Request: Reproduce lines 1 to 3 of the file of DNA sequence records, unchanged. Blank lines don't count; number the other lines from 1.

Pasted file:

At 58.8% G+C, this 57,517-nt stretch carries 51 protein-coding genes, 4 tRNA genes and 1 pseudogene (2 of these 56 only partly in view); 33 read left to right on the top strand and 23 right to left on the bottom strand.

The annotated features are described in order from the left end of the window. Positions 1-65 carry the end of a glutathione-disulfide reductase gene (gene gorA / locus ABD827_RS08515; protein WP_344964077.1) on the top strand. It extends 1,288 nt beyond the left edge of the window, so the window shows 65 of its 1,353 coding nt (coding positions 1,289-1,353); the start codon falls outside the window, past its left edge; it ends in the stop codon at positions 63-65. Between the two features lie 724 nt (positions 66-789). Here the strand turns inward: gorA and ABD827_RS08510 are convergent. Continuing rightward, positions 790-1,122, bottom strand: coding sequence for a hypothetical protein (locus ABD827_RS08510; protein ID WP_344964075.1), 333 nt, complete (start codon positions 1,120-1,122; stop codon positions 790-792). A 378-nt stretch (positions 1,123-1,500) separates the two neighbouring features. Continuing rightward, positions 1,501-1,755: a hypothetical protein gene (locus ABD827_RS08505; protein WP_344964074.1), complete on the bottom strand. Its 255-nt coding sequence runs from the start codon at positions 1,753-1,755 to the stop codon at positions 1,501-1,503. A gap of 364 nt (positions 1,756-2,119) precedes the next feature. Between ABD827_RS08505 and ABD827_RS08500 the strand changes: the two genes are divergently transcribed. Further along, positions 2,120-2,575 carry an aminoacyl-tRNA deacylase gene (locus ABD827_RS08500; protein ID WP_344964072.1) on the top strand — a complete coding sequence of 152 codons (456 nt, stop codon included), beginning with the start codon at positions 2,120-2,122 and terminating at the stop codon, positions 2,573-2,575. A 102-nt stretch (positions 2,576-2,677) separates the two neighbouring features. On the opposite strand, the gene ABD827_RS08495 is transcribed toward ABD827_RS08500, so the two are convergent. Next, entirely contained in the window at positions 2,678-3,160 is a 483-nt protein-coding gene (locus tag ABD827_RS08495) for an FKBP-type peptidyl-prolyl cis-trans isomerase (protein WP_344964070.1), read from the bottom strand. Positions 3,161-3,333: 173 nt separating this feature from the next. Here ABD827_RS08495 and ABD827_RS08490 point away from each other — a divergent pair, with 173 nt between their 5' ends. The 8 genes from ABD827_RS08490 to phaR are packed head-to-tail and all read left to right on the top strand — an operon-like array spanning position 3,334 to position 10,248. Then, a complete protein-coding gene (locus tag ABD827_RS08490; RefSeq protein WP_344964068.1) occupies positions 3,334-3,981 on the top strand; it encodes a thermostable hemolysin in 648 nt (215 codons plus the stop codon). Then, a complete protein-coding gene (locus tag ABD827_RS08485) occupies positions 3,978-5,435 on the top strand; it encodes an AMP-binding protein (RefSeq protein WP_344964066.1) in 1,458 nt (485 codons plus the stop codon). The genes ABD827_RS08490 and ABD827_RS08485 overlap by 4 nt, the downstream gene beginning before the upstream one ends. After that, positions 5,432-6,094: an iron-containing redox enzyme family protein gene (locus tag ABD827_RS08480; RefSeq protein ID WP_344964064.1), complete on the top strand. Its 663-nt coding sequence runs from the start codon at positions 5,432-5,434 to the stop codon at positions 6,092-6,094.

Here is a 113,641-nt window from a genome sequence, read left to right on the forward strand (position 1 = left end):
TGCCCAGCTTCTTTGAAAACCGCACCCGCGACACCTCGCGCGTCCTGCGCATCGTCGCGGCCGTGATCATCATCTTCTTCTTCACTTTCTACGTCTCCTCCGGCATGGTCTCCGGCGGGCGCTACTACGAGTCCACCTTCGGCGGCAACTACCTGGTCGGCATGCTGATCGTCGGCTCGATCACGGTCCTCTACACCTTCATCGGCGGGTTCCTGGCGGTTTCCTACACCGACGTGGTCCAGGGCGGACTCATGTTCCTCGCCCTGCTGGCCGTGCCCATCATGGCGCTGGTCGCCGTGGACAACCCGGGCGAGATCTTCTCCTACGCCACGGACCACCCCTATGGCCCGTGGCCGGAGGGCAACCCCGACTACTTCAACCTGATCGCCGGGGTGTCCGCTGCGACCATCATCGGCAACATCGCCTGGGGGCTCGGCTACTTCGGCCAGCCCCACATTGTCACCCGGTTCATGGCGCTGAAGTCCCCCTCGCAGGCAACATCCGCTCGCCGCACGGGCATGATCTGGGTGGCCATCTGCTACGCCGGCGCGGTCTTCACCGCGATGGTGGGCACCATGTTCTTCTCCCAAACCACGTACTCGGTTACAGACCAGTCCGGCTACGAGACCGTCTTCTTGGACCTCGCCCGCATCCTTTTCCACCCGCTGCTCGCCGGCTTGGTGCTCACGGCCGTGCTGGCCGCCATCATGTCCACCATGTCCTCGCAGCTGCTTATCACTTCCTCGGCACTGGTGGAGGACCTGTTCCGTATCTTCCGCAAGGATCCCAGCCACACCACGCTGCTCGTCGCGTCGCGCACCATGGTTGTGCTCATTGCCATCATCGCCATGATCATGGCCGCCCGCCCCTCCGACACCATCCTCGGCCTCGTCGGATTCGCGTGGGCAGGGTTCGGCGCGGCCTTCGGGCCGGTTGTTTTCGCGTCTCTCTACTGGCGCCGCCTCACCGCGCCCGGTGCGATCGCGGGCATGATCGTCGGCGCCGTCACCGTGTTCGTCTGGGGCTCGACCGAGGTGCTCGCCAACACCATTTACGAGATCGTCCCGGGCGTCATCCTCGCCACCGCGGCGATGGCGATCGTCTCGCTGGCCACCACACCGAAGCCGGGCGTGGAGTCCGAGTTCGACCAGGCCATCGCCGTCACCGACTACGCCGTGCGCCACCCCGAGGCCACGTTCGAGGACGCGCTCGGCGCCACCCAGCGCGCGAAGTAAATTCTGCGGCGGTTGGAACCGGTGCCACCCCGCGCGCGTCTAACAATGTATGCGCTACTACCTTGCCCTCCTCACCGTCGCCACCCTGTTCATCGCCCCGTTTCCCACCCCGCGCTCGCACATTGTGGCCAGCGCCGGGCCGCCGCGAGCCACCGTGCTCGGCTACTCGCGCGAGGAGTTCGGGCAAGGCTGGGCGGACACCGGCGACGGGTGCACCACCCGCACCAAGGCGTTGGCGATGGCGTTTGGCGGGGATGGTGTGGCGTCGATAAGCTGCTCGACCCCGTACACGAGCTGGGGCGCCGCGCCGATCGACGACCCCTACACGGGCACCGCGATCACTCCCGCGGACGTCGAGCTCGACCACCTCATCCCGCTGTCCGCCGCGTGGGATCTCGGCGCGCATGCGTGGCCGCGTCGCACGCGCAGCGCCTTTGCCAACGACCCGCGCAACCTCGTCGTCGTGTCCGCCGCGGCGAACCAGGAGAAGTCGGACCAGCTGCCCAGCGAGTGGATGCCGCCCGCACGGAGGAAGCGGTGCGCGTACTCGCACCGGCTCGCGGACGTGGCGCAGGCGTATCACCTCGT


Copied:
At 58.8% G+C, this 57,517-nt stretch carries 51 protein-coding genes, 4 tRNA genes and 1 pseudogene (2 of these 56 only partly in view); 33 read left to right on the top strand and 23 right to left on the bottom strand.

The annotated features are described in order from the left end of the window. Positions 1-65 carry the end of a glutathione-disulfide reductase gene (gene gorA / locus ABD827_RS08515; protein WP_344964077.1) on the top strand. It extends 1,288 nt beyond the left edge of the window, so the window shows 65 of its 1,353 coding nt (coding positions 1,289-1,353); the start codon falls outside the window, past its left edge; it ends in the stop codon at positions 63-65. Between the two features lie 724 nt (positions 66-789). Here the strand turns inward: gorA and ABD827_RS08510 are convergent. Continuing rightward, positions 790-1,122, bottom strand: coding sequence for a hypothetical protein (locus ABD827_RS08510; protein ID WP_344964075.1), 333 nt, complete (start codon positions 1,120-1,122; stop codon positions 790-792). A 378-nt stretch (positions 1,123-1,500) separates the two neighbouring features. Continuing rightward, positions 1,501-1,755: a hypothetical protein gene (locus ABD827_RS08505; protein WP_344964074.1), complete on the bottom strand. Its 255-nt coding sequence runs from the start codon at positions 1,753-1,755 to the stop codon at positions 1,501-1,503. A gap of 364 nt (positions 1,756-2,119) precedes the next feature. Between ABD827_RS08505 and ABD827_RS08500 the strand changes: the two genes are divergently transcribed. Further along, positions 2,120-2,575 carry an aminoacyl-tRNA deacylase gene (locus ABD827_RS08500; protein ID WP_344964072.1) on the top strand — a complete coding sequence of 152 codons (456 nt, stop codon included), beginning with the start codon at positions 2,120-2,122 and terminating at the stop codon, positions 2,573-2,575. A 102-nt stretch (positions 2,576-2,677) separates the two neighbouring features. On the opposite strand, the gene ABD827_RS08495 is transcribed toward ABD827_RS08500, so the two are convergent. Next, entirely contained in the window at positions 2,678-3,160 is a 483-nt protein-coding gene (locus tag ABD827_RS08495) for an FKBP-type peptidyl-prolyl cis-trans isomerase (protein WP_344964070.1), read from the bottom strand. Positions 3,161-3,333: 173 nt separating this feature from the next. Here ABD827_RS08495 and ABD827_RS08490 point away from each other — a divergent pair, with 173 nt between their 5' ends. The 8 genes from ABD827_RS08490 to phaR are packed head-to-tail and all read left to right on the top strand — an operon-like array spanning position 3,334 to position 10,248. Then, a complete protein-coding gene (locus tag ABD827_RS08490; RefSeq protein WP_344964068.1) occupies positions 3,334-3,981 on the top strand; it encodes a thermostable hemolysin in 648 nt (215 codons plus the stop codon). Then, a complete protein-coding gene (locus tag ABD827_RS08485) occupies positions 3,978-5,435 on the top strand; it encodes an AMP-binding protein (RefSeq protein WP_344964066.1) in 1,458 nt (485 codons plus the stop codon). The genes ABD827_RS08490 and ABD827_RS08485 overlap by 4 nt, the downstream gene beginning before the upstream one ends. After that, positions 5,432-6,094: an iron-containing redox enzyme family protein gene (locus tag ABD827_RS08480; RefSeq protein ID WP_344964064.1), complete on the top strand. Its 663-nt coding sequence runs from the start codon at positions 5,432-5,434 to the stop codon at positions 6,092-6,094.

Here is a 113,641-nt window from a genome sequence, read left to right on the forward strand (position 1 = left end):